How To Cultivate Attention And Focus

By Julia Mossbridge, MA, Ph.D., “Dr. Julia”
Science Director, Focus@Will Labs

Note: This is the last of a four-part series on what I call the “attention garden.” The goal of this series is to help you become aware of, hone, and harness the power of your attention. I previously explained the metaphor and the scientific background (part one), then talked about how to choose what to plant in your attention garden (part two), discussed tools for tending your garden (part three) and here I discuss the importance of harvesting the fruits of your attention garden (part four).


Hey, it’s harvest time! That’s the final essential piece of the attention garden metaphor that I’ll be discussing in this series. If you don’t harvest your garden, you get a bunch of rotting fruits and veggies, and that’s great for compost but not great for eating.

But what does this mean, in terms of honing your attention? Turns out it is really important to celebrate how far you’ve come every so often. Learning psychologists call it “providing positive feedback for goals” (Locke & Latham, 2002; Mossbridge, 2009) but I think it’s more fun to think of it as having a party for yourself, then taking a really good nap.Harvest Time

Look, we spend so much of our lives trying to be better – do better, be more productive, be kinder – but when we actually achieve something, many of us tend to shrug and move on. As if it’s not a huge miracle that we can get anything done at all, given all the inefficiencies of humanity. As if we knew we could do it the whole time. As if getting something done, learning something, or just remembering to smile at a few people is a “minimum viable product” rather than cause for delight and celebration.

Meanwhile, we tend to look for the next challenge, the next seed that we want to grow in our attention garden, even before clearing space for its roots. In some puritanical sense, we feel we’re being good by not spending time tooting our own horns and moving directly onto figuring out what the next piece of work is. But even the puritans knew the importance of a good party (e.g., Thanksgiving).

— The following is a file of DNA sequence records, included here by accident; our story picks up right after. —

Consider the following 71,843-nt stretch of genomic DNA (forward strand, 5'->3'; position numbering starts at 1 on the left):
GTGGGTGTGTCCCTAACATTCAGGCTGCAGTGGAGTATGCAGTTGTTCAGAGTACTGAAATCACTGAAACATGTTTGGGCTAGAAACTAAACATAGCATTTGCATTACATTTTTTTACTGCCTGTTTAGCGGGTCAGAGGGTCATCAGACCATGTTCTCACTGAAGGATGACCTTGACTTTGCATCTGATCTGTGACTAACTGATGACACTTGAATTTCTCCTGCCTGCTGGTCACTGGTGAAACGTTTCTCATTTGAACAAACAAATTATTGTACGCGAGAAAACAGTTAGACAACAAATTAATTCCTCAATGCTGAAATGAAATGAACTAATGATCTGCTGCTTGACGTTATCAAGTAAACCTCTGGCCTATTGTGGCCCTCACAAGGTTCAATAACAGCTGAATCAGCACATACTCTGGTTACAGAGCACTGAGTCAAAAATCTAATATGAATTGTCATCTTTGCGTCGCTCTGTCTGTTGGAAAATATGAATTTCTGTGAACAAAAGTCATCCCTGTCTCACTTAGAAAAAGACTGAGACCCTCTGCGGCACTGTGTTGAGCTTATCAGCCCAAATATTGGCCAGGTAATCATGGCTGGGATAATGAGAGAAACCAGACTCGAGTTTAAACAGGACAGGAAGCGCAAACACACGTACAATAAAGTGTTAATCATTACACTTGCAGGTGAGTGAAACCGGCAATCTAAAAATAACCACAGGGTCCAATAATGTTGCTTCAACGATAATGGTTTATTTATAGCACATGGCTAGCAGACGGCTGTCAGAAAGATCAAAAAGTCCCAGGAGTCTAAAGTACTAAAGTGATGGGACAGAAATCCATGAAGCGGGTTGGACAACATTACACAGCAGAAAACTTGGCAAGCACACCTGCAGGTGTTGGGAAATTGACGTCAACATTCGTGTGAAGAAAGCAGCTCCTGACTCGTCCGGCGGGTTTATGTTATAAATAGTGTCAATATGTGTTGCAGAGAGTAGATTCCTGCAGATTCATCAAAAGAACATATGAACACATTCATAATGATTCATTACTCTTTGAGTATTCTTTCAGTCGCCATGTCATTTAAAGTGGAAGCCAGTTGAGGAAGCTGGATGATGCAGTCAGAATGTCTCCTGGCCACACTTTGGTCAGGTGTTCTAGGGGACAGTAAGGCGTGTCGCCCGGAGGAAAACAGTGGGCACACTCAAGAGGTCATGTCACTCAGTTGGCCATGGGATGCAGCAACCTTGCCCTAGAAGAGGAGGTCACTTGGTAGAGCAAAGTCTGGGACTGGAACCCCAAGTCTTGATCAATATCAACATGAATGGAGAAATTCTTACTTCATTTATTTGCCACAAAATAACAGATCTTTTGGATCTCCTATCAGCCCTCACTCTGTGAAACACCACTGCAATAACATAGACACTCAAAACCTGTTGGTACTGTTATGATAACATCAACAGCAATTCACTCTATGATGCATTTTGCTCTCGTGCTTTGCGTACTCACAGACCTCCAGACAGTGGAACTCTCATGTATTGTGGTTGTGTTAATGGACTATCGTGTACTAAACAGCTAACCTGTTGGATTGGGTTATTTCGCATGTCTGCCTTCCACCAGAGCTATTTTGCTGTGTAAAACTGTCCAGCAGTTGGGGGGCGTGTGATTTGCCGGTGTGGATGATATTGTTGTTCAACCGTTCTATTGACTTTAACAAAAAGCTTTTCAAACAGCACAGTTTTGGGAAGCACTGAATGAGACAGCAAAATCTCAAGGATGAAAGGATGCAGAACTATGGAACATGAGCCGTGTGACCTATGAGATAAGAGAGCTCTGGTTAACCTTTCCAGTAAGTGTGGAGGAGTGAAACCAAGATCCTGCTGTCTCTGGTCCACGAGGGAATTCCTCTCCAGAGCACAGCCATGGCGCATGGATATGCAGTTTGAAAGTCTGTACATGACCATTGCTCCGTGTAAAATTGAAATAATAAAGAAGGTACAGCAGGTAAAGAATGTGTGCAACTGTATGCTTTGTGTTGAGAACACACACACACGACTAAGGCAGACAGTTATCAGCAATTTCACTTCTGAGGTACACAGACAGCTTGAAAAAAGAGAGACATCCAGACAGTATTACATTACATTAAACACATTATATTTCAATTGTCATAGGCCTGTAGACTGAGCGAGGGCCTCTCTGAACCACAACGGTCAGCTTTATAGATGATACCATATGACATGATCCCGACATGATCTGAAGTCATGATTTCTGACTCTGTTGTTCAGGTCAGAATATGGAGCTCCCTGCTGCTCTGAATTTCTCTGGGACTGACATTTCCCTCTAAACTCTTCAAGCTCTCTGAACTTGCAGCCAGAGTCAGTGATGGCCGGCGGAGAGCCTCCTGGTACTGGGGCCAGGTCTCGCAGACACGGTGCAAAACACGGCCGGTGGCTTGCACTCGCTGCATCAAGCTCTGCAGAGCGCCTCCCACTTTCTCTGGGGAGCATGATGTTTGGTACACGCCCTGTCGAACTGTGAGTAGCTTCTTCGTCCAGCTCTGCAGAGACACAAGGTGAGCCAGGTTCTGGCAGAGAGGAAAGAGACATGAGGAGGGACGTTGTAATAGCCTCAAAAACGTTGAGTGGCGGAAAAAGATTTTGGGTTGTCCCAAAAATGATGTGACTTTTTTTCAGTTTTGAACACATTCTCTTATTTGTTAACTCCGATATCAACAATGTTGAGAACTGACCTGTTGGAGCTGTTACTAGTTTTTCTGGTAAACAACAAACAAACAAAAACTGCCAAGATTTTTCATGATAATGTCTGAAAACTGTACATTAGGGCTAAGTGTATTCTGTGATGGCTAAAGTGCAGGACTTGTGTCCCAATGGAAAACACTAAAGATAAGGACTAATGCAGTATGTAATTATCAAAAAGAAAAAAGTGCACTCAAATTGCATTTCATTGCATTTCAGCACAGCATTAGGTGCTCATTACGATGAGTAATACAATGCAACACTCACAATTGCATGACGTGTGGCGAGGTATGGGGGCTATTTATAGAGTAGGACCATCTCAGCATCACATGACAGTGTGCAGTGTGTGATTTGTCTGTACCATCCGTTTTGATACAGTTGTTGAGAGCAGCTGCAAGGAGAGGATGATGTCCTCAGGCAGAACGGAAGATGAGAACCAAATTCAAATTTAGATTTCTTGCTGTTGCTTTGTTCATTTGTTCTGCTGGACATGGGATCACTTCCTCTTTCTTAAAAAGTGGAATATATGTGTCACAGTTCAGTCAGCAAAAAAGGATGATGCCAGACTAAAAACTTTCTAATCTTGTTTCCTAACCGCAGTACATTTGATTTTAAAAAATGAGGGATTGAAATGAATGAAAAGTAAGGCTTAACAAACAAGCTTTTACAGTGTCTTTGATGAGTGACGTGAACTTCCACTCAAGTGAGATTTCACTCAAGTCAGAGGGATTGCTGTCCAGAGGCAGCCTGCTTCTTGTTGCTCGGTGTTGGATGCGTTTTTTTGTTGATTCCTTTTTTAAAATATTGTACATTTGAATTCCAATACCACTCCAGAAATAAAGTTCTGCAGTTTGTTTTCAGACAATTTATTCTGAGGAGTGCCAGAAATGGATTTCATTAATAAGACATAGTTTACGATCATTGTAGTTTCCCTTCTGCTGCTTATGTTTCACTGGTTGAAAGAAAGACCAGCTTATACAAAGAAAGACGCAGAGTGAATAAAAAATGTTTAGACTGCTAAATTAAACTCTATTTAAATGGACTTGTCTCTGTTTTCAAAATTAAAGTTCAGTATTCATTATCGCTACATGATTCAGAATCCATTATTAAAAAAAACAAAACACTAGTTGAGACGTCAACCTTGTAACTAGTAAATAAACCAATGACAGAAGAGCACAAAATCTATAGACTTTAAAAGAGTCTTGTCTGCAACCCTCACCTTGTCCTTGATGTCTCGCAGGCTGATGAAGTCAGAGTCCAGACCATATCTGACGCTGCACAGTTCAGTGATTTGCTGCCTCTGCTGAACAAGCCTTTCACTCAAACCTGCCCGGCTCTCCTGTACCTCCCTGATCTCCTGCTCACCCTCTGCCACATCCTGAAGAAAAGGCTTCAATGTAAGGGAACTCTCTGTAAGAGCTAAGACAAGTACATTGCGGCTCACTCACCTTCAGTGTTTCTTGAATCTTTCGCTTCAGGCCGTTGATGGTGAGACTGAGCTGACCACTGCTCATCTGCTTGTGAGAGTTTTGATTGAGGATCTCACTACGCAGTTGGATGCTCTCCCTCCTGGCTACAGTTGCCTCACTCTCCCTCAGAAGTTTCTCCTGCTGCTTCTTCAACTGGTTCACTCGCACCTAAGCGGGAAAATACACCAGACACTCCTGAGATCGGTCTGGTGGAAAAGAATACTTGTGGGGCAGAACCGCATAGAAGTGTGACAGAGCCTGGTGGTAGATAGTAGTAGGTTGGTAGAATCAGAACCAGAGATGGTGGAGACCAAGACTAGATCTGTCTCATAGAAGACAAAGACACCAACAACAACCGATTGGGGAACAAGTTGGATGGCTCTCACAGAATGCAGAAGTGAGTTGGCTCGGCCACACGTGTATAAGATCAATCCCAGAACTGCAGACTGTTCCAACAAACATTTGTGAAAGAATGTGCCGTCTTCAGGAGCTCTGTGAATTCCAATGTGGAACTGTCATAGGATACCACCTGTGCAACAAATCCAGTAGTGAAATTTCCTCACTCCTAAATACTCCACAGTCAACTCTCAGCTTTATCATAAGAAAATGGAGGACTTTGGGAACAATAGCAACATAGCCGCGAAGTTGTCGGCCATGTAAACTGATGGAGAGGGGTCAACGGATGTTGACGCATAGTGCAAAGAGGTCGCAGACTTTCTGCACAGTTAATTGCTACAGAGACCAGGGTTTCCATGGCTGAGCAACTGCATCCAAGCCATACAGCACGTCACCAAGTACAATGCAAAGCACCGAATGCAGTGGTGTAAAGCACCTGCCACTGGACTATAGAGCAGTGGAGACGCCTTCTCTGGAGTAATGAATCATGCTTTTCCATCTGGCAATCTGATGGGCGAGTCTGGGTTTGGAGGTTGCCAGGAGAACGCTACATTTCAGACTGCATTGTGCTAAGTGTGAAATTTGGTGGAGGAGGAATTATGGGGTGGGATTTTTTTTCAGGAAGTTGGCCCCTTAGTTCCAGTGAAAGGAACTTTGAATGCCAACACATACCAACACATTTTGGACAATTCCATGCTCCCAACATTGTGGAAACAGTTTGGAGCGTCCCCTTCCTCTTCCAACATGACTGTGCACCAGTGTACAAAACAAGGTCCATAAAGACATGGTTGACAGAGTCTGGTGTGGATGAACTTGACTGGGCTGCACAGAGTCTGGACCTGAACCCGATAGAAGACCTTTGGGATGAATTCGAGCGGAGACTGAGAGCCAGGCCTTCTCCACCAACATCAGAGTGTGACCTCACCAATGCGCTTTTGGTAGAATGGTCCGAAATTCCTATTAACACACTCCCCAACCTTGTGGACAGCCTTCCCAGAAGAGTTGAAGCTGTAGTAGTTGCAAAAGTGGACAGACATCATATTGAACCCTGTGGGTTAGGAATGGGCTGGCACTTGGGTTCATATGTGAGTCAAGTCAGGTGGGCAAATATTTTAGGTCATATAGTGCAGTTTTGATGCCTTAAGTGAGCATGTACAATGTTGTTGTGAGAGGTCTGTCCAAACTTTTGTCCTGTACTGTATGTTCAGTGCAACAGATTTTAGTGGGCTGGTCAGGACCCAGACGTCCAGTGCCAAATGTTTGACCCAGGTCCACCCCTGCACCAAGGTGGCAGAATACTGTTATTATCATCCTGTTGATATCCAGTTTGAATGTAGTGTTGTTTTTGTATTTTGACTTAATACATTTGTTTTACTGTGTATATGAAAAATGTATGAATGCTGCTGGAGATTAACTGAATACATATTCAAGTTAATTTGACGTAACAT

Every culture that relies on growing food has some kind of harvest festival, and for a very important reason: It’s hard to tend all those plants, it’s a big deal that there’s some kind of natural drive for the plants to grow and produce fruits and vegetables, and it’s a mystery how the whole thing works. So people are grateful when it does. And we need to be grateful too.

What happens if you don’t acknowledge and celebrate the fruits of your attention garden is that you eventually burn out. Planting, tending, then not picking the fruits means the garden will be overgrown and there will be no energy to plant more seeds.

So avoiding burnout requires not just tending to your garden  (see part 3), but building in some kind of celebratory time for yourself. Here’s one suggestion about how to do this, but you’ll get the idea and figure out your own method of celebration.

Check in with your attention garden every day, just for a minute. When you see something that looks ripe, write it down or draw a sketch of it on a separate piece of paper. This paper will be where you can go to remind yourself of everything you’ve harvested this year. At the end of the year, make a collage of everything you’ve harvested, then clear out the garden and start planting new seeds.

As you read this, did you wince at the idea of picking something from the garden and clearing it out? I did, a little bit. I think I’m afraid that if I don’t have my successes on display in my garden, they won’t grow. But this instinct is wrong – I can plant a new seed, tend to it and watch it grow, and when I harvest it, I can plant it again! In other words, the cycle of planting seeds, growing them, and harvesting them must continue – but we can keep planting the things we love, and each time they will grow in more diverse and astounding ways.

Thank you for joining me in this process, and I wish you many future harvest celebrations!


NOTE: While writing this blog post, I kept focused on my work via an experimental brain entrainment audio channel (Kora Beta with Entrainment) created by Focus@Will labs.


About Julia Mossbridge:

I am a parent of a 16-year old composer and a partner to a wonderful human being. I give talks about work engagement, authenticity, and aliveness. I am working on changing the culture of Silicon Valley to move it toward a greater appreciation of the gifts of being human (watch a video of me giving an hour-long talk on this topic). I am the author of Unfolding: The Science of Your Soul’s Work, and my upcoming book co-authored with Imants Baruss, Transcendent Mind: Re-thinking the Science of Consciousness, will be released by the American Psychological Association in August 2016. I am also the Science Director at Focus@Will Labs, Director of the Innovation Lab and a Staff Scientist at the Institute of Noetic Sciences, and a Visiting Scholar in Psychology at Northwestern University.



Locke, E. A., & Latham, G. P. (2002). Building a practically useful theory of goal setting and task motivation: A 35-year odyssey. American psychologist, 57(9), 705.

Mossbridge JA. 2009. Brain Shaping at Work: Wiring Our Brains for Integrity, Leadership, Creativity and [Insert Your Favorite Trait or Skill Here]. In “The Workplace and Spirituality: New Perspectives in Research and Practice,” Dr. Joan Marques, Ed. Skylight Paths Publishing.

Leave a Reply